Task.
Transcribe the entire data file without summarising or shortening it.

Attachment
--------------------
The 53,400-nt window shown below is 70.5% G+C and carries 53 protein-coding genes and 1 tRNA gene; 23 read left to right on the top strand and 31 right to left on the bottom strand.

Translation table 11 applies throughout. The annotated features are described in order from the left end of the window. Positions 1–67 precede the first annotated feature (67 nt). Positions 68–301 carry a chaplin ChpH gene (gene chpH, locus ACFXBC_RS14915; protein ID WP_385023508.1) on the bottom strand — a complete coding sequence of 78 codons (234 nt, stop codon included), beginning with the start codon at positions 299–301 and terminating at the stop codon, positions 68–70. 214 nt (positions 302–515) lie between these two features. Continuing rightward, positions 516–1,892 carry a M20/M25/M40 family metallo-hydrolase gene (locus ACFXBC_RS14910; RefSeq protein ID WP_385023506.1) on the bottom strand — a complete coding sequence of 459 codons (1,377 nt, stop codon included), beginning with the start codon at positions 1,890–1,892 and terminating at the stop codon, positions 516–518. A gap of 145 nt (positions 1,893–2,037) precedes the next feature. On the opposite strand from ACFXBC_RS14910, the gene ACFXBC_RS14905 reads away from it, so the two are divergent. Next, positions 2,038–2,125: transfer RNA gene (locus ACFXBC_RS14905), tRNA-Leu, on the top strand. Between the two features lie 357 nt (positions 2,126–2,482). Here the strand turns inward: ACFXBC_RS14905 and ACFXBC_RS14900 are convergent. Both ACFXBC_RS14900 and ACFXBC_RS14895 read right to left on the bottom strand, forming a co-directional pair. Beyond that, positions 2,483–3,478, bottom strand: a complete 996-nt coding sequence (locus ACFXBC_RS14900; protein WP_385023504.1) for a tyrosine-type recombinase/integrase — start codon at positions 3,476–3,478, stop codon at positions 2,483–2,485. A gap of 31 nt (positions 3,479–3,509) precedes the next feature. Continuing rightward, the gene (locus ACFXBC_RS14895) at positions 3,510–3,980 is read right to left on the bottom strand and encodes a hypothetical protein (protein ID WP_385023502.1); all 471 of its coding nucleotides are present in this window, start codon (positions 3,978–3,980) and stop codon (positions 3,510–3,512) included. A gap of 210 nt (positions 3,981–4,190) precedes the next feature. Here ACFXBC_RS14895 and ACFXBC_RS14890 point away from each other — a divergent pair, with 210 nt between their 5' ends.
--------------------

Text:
The 53,400-nt window shown below is 70.5% G+C and carries 53 protein-coding genes and 1 tRNA gene; 23 read left to right on the top strand and 31 right to left on the bottom strand.

Translation table 11 applies throughout. The annotated features are described in order from the left end of the window. Positions 1–67 precede the first annotated feature (67 nt). Positions 68–301 carry a chaplin ChpH gene (gene chpH, locus ACFXBC_RS14915; protein ID WP_385023508.1) on the bottom strand — a complete coding sequence of 78 codons (234 nt, stop codon included), beginning with the start codon at positions 299–301 and terminating at the stop codon, positions 68–70. 214 nt (positions 302–515) lie between these two features. Continuing rightward, positions 516–1,892 carry a M20/M25/M40 family metallo-hydrolase gene (locus ACFXBC_RS14910; RefSeq protein ID WP_385023506.1) on the bottom strand — a complete coding sequence of 459 codons (1,377 nt, stop codon included), beginning with the start codon at positions 1,890–1,892 and terminating at the stop codon, positions 516–518. A gap of 145 nt (positions 1,893–2,037) precedes the next feature. On the opposite strand from ACFXBC_RS14910, the gene ACFXBC_RS14905 reads away from it, so the two are divergent. Next, positions 2,038–2,125: transfer RNA gene (locus ACFXBC_RS14905), tRNA-Leu, on the top strand. Between the two features lie 357 nt (positions 2,126–2,482). Here the strand turns inward: ACFXBC_RS14905 and ACFXBC_RS14900 are convergent. Both ACFXBC_RS14900 and ACFXBC_RS14895 read right to left on the bottom strand, forming a co-directional pair. Beyond that, positions 2,483–3,478, bottom strand: a complete 996-nt coding sequence (locus ACFXBC_RS14900; protein WP_385023504.1) for a tyrosine-type recombinase/integrase — start codon at positions 3,476–3,478, stop codon at positions 2,483–2,485. A gap of 31 nt (positions 3,479–3,509) precedes the next feature. Continuing rightward, the gene (locus ACFXBC_RS14895) at positions 3,510–3,980 is read right to left on the bottom strand and encodes a hypothetical protein (protein ID WP_385023502.1); all 471 of its coding nucleotides are present in this window, start codon (positions 3,978–3,980) and stop codon (positions 3,510–3,512) included. A gap of 210 nt (positions 3,981–4,190) precedes the next feature. Here ACFXBC_RS14895 and ACFXBC_RS14890 point away from each other — a divergent pair, with 210 nt between their 5' ends.